My Mascot (Promptapalooza Day 8)

We’re just into week two of the Promptapalooza blogging event, and the prompt from day 8 caught my eye “If you had a mascot to represent you, what would it be?”. The prompt was given to Rambling Redshirt over at Beyond Tannhauser Gate, so please read their response if you haven’t already.

The Mascot of Gaming Sans Frontières has always been this Balance druid, a k a Boomkin.

Ever since I started playing World of Warcraft in 2007, this has been the character I most cherish in the game. Sadly, I cannot remember with any clarity why I chose to play Balance; I think I had notions of playing a “ranged druid” so this was the only choice. Back then information wasn’t so readily available on the Web about the game. I even bought guide books for the game and the first expansion to pour over when I wasn’t actually playing.

There was something particularly charming and fantastical about the Boomkin. The silly dance, the way they walk and move. I do wonder if I saw a Boomkin in the game somewhere when I first played it on a friend’s account. I certainly would have seen pictures of this shapeshift form though. Perhaps it was that this form, unlike most of the others, is not a fairly tropish copy of wildshaping druids from Dungeons & Dragons.

The role of Elune, goddess of the moons, in night elf society and Warcraft lore is one of the more interesting aspects of the game to me. The shapeshift most obviously associated with the goddess is the Moonkin. A druid becoming a spellcasting sort-of-owlbear struck me as something rather unusual, I suspect.

Thus his image, taken from a contemporary screenshot when I first started the blog back in 2011, became the de facto mascot of the blog. I have thought, at one point or another, of rotating this between images from different MMORPGs; or even creating a more ‘appropriate’ composite of a selection of the many, many characters I have played across those games. Yet it has remained just my boomkin representing, to me, not just a single character, or even a single game, but rather an entire genre and many years of happy gaming.

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Alternative vs standard routes in dungeons

We had one of *those* moments last night in Gnomeregan. It was our first Horde dungeon group run in WoW Classic for quite some time. The dungeon of choice for this levelling group was Gnomeregan as we’d barely poked our characters noses for the first time before I had to log off the last time we played.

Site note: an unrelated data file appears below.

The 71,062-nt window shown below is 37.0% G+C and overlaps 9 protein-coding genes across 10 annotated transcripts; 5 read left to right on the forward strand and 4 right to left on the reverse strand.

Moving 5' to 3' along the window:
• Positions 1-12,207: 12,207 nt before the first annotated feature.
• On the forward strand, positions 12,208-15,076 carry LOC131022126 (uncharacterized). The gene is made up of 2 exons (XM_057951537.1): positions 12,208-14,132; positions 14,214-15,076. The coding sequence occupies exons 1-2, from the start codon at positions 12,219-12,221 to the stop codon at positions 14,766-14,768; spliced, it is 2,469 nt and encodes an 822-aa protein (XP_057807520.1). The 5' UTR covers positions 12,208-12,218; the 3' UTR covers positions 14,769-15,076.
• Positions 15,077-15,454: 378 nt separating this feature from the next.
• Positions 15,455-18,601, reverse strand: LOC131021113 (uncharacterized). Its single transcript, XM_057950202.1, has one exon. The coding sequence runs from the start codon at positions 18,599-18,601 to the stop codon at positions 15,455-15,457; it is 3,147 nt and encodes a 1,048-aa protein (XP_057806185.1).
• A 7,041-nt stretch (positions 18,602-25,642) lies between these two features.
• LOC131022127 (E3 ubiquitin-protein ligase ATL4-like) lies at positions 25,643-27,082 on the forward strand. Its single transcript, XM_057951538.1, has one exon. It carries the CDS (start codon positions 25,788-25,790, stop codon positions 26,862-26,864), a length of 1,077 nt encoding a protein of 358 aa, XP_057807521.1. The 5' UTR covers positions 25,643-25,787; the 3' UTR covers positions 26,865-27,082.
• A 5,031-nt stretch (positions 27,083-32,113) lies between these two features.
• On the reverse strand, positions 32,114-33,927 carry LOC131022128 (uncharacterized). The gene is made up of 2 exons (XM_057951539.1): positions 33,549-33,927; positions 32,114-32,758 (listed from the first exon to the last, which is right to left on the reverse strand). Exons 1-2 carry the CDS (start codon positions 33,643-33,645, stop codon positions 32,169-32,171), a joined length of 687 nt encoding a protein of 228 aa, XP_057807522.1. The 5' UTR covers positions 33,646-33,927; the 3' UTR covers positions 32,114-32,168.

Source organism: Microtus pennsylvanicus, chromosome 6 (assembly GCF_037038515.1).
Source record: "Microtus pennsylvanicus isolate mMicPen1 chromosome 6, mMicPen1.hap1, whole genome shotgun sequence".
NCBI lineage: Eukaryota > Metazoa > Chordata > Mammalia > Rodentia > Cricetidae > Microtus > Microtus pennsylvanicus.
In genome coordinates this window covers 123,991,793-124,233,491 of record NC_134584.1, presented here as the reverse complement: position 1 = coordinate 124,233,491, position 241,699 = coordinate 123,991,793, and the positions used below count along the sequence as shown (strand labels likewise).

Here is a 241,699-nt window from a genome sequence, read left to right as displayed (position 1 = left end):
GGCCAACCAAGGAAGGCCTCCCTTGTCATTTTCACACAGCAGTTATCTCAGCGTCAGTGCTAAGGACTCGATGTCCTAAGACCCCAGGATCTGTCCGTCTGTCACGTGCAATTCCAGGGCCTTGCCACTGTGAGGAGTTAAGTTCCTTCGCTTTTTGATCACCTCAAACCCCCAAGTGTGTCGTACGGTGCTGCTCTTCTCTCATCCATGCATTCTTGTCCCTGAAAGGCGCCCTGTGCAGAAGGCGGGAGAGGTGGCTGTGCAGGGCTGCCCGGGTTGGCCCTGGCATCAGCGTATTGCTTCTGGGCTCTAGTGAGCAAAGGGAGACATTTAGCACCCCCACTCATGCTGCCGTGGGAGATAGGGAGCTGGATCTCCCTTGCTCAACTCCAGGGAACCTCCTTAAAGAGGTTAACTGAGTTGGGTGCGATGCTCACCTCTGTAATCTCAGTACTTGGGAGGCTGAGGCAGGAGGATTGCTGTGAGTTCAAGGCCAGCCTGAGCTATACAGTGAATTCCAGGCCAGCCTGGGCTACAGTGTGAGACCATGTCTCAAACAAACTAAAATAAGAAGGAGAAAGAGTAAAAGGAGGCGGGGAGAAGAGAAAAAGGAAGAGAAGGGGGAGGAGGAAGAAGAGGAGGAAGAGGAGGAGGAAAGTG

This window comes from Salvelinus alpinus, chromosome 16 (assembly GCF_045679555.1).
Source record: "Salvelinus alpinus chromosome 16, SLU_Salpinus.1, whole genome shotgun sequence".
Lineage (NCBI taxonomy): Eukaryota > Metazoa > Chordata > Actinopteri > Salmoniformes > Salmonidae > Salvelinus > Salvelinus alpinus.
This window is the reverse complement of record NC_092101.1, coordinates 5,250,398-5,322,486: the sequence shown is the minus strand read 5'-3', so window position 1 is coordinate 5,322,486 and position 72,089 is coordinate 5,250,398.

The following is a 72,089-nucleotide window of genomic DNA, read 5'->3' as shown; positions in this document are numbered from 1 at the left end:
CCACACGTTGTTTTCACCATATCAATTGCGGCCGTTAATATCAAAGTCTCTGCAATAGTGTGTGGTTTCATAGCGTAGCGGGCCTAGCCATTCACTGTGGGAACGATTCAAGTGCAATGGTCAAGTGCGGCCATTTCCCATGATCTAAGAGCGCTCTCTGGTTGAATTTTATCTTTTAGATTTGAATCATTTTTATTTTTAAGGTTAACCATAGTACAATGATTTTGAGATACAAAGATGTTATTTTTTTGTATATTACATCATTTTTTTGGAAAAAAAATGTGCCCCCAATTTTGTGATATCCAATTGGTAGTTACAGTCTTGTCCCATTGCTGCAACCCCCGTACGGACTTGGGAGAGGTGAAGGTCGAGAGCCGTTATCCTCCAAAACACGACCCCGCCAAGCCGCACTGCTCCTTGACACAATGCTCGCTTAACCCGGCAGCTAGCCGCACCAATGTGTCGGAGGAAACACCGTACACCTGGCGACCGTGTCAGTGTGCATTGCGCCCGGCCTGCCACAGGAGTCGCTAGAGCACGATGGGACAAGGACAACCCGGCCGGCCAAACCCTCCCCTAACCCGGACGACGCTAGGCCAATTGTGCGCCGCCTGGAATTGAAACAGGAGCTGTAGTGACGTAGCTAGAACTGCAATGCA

All these dungeons are pretty familiar to us all, whether from the original early Burning Crusade versions we ran so many times together, their evolved forms from Cataclysm or now the Classic modes. In Classic, we’ve levelled from 1-60 Alliance side and done all of the 5-person group content at least a few times, in some cases rather more than a few.

How long before our Hordies are treading and retreading these halls….?

What doesn’t change is that we tend to have certain ingrained, default routes and paths that we follow. If there’s a choice to move through an area on the left or right hand side, and no need to clear both, then we tend to always go the same side. Take the ramps in Gnomeregan, you can either do the raised left or lower middle. We have always taken the raised left-side, well at least in my memory *always* – I freely admit I may not have the most reliable memory. Sadly I have no screenshots from the BC days to prove or disprove this.

Last night we did the middle route, for whatever reason, and it felt weird – like some great exploration – to do something different in a well-worn dungeon-path. That’s not to say that we approach every aspect of dungeon running in a purely linear or invariable manner. In Classic’s dungeons especially there are often choices of optional boss-fights, and even different orders in which a group can tackle the dungeon‘s challenges. As horde players we also couldn’t take the ever-so familiar short-cut through the gnome base inside the dungeon, but rather had happened to discover (maybe for the first time?) the side passage that bypasses this base.

A not so well-trodden path

This is about the smaller choices, like a path down a ramp, or which of parallel staircases to take in climbing upwards; these can easily become rote and embedded standards that we always follow thereafter. Occasionally, one of us will suggest the heretical “let’s go right instead of left!”. I suppose there is a kind of efficiency behind this default behaviour of following the same paths – the familiar is often quicker to repeat as there’ll be less chance of a nasty surprise. Still, it’s good to be mindful of this and to, once in a while, do something different.

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Contributing to Ahn’Qiraj

Since last week the Gates of Ahn’Qiraj event has been live on World of Warcraft Classic’s servers. I wasn’t playing at this point in Vanilla WoW so it’s not an event I’ve seen before.

More precisely, given that the long list of raid and large group content required for the attunement to even enter the raid of the same name, means that realistically all I could join in on would be the Ahn’Qiraj War Effort quests – crafting and gathering repeatable hand-in quests in major cities.